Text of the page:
As we’re nearing the end of the month, I didn’t want June to pass without acknowledging and celebrating National Pollinators Month. And while butterflies, hummingbirds, bats, and other pollinators all deserve praise and appreciation, I confess bees have my greatest love. It’s only fair after all, since I’m named after them.
Our pollinators, and particularly our bees, are in serious danger, with multiple interacting issues at play. Clear to almost everyone is the critical issue of pesticide exposure, but we must also take into consideration the effect of extensive GMO farming practices; habitat loss; pathogens; and generalized stress. While we know much of what needs to be done and what changes need to be made, it’s probably safe to say there will be no government support forthcoming to rectify things. So more and more it’s up to us to do what we can. Which means, among other things, planting and supporting pollinator-friendly gardens; demanding and supporting organic food production; being very vocal and active opposing GMOs; and of course committing to the support of as many environmental actions as we can. Clearly we need to be as busy as the bees are.
My love of bees has led me over the years to intriguing obscure facts, symbolic meanings, and folklore. For instance, the Pythia, oracle priestess, was known as the Delphic Bee. The ancient Egyptian book of Am-Tuat compares the voices of souls to the hum of bees. And Pythagoreans revered bees as sacred creatures of Aphrodite who knew how to create perfect hexagons in their honeycombs. Incidentally these very units of the honeycomb, the hexagonal cells, have walls that are only 2/1000 of an inch thick, and yet are able to support 25 times their own weight.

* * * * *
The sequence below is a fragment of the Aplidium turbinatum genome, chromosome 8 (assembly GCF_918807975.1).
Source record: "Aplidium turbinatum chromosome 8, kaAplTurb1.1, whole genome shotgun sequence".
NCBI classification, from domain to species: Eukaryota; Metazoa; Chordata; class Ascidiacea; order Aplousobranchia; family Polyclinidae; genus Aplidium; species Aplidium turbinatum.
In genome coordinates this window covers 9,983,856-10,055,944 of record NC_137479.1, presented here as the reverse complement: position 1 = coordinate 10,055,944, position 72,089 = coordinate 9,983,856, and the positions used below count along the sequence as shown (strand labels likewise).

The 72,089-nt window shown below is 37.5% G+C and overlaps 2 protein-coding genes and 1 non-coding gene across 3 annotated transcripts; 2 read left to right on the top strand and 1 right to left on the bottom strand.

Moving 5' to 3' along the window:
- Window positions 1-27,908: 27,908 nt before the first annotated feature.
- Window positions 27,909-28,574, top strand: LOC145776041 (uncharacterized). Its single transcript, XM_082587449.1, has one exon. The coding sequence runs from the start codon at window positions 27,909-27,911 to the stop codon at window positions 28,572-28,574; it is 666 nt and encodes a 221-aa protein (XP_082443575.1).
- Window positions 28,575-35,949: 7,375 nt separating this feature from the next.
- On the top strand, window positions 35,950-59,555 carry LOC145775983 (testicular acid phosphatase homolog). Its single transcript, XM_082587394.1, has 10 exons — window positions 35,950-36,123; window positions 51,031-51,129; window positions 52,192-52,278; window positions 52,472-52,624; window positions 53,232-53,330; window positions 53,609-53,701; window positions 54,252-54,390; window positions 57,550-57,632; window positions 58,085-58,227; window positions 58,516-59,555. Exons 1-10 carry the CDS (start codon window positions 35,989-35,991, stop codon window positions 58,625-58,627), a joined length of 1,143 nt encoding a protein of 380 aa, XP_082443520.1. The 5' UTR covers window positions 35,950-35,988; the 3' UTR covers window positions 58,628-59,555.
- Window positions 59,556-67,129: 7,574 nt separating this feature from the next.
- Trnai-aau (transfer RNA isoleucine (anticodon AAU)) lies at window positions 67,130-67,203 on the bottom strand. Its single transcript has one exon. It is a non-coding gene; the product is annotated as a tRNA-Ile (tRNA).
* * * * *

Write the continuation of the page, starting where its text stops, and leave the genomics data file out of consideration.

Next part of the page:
If we peeked inside a hive, I wonder if we would see something as delightful as this piece of art by Natsuo Ikegami. I can’t help but laugh.
Also delightful, and somewhat sobering, is this Brainpickings article A Brief History of How Bees Sexed Up Earth and Gave Flowers Their Colors. I hope you take the time to read it, but if not, do head over just for a peek at the bee costume. Seriously, where were these wonders in my childhood?!
As I celebrate my bee friends, I can’t help but think of Mary Oliver’s poem Hum, which is about bees amid the roses. This is my favorite bit:
“The bees have gone simple, sipping,
that’s all. What did you expect? Sophistication?
They’re small creatures and they are
filling their bodies with sweetness, how could they not
moan in happiness?”
How I wish there was always happiness for our bees, and that we’ll always be able to hear their humming. I, for one, will do my best to say thank you whenever I see one. And whenever I see a flower, I’ll be sure to say thank you to the bees as well. Isn’t that a perfect way to spend the summer – in gratitude and enjoyment?